Most comics are very bad for children, these days. I only recommend Golden and Silver Age comics. Forget Japanese Manga after 1965 – it is sexually explicit (although steps have been taken by the Japanese government, as of 2010, to tone it down. Basically, most comic, today, are sewer-driven. The so-called, high-concept, of modern comics as compared to Silver Age comics is really nothing more than the manifestation of animalistic impulses and a loss of creativity. Writers in the 1950’s and early 1960’s came out the science fiction pulp genre, whereas today’s comic writers are high art writers. It is true that a few of them, such a Strazinski and Gaiman have some roots in descriptive science fiction, but their understanding of real science is minimal. They are, essentially, story-tellers. People like Asimov, Heinlein, Niven, etc., who actually understood science, are in the minority among science fiction writers, today. I, recently, read a sci-fi novel that stated that the range of human hearing was up to 1k Hz (1000 Hz), which is 20 times too low (it is, usually, reckoned as between 20 – 20,000Hz).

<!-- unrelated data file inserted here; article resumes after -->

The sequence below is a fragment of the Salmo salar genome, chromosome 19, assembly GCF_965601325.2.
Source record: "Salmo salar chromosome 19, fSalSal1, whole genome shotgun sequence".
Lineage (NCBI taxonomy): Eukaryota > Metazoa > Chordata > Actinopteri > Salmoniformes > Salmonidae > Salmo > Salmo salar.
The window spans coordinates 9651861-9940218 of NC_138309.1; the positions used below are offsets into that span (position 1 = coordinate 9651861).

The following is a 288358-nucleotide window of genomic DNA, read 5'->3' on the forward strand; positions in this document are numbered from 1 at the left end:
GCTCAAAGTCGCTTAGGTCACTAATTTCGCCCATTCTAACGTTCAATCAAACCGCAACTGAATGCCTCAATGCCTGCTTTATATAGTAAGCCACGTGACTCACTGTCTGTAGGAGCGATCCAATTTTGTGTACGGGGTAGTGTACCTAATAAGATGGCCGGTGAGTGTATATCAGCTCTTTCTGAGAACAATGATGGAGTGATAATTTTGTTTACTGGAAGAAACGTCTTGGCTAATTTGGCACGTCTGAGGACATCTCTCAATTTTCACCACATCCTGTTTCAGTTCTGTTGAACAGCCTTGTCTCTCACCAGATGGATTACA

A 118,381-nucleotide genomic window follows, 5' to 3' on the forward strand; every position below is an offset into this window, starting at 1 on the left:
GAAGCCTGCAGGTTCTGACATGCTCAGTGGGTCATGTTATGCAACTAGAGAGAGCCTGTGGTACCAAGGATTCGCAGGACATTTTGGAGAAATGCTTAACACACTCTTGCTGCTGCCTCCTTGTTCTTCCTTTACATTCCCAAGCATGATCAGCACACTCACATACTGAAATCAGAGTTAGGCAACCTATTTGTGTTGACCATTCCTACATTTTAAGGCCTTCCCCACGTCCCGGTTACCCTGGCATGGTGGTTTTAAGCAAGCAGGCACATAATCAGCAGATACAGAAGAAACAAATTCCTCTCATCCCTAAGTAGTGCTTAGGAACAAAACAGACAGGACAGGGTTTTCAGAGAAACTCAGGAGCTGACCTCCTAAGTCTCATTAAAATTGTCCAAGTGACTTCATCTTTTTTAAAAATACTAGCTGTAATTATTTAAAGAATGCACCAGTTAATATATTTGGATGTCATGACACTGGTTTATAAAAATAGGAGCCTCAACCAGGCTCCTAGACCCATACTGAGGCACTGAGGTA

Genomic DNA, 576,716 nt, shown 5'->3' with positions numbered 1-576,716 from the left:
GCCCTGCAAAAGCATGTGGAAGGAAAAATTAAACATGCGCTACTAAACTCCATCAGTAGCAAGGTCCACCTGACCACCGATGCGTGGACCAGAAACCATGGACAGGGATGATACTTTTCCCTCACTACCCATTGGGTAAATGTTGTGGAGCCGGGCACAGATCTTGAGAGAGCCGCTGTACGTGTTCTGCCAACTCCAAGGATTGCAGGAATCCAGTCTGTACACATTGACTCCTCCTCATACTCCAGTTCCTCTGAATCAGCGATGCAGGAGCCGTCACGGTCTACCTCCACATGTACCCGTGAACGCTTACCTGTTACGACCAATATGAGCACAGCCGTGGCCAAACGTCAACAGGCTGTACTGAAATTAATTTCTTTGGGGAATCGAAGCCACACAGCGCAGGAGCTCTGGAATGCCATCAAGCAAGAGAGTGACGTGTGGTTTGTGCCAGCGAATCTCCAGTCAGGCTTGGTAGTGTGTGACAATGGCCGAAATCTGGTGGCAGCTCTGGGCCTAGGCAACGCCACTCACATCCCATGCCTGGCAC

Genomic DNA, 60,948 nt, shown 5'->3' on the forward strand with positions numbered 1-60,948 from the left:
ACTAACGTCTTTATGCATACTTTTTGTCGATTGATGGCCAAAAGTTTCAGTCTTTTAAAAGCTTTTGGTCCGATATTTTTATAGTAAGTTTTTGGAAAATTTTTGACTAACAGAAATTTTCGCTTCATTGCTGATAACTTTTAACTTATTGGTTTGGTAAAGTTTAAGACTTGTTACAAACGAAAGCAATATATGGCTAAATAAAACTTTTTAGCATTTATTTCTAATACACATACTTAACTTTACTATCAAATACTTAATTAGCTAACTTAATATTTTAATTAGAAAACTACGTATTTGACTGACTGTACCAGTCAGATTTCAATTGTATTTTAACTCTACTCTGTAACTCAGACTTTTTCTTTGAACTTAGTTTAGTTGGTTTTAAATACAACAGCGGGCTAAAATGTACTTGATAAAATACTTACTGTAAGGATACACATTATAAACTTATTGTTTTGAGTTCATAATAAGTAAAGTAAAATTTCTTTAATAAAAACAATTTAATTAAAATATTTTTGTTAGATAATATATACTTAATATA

There is a lovely quote from the black-and-white Outer Limits episode, The Sixth Finger, where the super-evolved man (played by David MCCallum) is sitting at a piano playing a Bach fugue (he just learned to play the piano in a day) says: